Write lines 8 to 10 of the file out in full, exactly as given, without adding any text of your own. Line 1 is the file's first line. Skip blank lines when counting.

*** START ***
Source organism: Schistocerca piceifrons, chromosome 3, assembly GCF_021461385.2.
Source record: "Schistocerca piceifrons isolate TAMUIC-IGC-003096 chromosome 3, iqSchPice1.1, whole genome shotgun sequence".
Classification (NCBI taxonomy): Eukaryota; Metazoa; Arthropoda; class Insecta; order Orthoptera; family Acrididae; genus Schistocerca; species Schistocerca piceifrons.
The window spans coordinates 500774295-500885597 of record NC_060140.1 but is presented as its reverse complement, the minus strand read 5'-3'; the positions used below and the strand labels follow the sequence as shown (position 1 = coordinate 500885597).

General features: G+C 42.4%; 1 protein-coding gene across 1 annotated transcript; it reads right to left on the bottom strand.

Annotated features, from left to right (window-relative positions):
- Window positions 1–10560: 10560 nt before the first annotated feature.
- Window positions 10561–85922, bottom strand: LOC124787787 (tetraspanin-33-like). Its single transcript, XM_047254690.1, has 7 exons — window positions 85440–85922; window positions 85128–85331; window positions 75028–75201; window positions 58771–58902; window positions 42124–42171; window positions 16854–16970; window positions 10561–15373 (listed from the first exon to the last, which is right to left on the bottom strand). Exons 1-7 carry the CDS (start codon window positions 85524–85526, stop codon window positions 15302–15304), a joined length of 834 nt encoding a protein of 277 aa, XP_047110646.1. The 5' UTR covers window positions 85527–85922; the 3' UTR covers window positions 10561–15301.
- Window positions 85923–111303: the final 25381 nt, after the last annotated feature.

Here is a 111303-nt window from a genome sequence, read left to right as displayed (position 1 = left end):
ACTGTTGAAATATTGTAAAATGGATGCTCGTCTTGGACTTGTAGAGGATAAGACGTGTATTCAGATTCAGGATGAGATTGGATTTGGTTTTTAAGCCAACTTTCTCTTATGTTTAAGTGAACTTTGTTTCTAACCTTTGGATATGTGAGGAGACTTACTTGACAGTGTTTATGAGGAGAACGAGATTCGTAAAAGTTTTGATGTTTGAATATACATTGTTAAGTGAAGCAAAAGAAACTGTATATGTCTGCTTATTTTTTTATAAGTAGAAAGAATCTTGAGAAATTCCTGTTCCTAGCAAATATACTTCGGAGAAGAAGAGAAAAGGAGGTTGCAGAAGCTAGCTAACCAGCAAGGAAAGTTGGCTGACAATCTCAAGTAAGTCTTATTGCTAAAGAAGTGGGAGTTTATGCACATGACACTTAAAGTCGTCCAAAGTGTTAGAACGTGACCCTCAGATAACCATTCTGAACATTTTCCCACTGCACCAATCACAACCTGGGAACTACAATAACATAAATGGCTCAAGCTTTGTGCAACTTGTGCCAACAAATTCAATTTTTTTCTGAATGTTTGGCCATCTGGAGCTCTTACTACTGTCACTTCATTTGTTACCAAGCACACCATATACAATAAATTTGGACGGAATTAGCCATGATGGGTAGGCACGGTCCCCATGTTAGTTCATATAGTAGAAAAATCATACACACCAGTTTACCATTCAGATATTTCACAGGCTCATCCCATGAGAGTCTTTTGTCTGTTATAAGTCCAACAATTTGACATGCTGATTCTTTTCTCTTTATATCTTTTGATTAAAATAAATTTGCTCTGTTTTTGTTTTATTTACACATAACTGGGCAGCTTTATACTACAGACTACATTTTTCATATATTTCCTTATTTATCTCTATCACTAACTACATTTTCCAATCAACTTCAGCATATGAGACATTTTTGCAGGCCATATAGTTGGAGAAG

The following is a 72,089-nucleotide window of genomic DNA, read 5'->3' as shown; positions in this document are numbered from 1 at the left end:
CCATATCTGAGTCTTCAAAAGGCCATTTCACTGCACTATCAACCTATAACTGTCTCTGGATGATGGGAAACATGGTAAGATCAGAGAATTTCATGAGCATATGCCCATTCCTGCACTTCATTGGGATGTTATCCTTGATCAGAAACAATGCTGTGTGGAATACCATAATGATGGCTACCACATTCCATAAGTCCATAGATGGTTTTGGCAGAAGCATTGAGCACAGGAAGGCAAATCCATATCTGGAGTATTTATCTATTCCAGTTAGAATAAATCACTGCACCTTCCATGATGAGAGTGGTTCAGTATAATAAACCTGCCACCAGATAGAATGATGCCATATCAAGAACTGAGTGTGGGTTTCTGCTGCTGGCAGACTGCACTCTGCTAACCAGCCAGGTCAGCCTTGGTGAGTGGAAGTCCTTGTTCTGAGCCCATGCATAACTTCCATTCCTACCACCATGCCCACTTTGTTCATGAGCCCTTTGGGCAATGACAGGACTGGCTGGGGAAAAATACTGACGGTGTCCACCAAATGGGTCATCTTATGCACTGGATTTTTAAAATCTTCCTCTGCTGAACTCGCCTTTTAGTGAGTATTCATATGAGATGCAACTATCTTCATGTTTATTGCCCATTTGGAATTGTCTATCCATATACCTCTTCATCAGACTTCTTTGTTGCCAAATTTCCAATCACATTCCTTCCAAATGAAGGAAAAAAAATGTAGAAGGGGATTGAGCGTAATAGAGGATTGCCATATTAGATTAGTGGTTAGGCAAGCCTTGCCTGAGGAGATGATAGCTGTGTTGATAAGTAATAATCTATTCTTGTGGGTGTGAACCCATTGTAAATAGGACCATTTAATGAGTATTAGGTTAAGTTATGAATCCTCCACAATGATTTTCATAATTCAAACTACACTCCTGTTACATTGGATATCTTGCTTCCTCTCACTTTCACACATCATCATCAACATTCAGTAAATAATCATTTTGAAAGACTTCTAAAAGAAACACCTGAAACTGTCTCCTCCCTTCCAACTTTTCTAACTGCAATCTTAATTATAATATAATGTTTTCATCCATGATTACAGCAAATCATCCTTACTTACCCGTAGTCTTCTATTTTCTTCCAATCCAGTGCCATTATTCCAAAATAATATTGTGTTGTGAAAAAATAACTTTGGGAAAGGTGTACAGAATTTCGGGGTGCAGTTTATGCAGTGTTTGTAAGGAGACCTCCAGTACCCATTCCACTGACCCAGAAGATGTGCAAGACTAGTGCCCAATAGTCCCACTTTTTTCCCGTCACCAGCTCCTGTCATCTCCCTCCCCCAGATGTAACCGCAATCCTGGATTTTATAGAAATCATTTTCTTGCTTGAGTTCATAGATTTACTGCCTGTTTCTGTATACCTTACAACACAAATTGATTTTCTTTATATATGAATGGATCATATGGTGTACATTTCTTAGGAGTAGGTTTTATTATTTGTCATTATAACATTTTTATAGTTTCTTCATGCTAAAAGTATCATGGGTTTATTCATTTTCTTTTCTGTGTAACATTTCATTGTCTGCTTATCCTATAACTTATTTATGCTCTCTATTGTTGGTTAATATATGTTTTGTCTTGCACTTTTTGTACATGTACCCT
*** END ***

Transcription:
- Window positions 10561–85922, bottom strand: LOC124787787 (tetraspanin-33-like). Its single transcript, XM_047254690.1, has 7 exons — window positions 85440–85922; window positions 85128–85331; window positions 75028–75201; window positions 58771–58902; window positions 42124–42171; window positions 16854–16970; window positions 10561–15373 (listed from the first exon to the last, which is right to left on the bottom strand). Exons 1-7 carry the CDS (start codon window positions 85524–85526, stop codon window positions 15302–15304), a joined length of 834 nt encoding a protein of 277 aa, XP_047110646.1. The 5' UTR covers window positions 85527–85922; the 3' UTR covers window positions 10561–15301.
- Window positions 85923–111303: the final 25381 nt, after the last annotated feature.

Here is a 111303-nt window from a genome sequence, read left to right as displayed (position 1 = left end):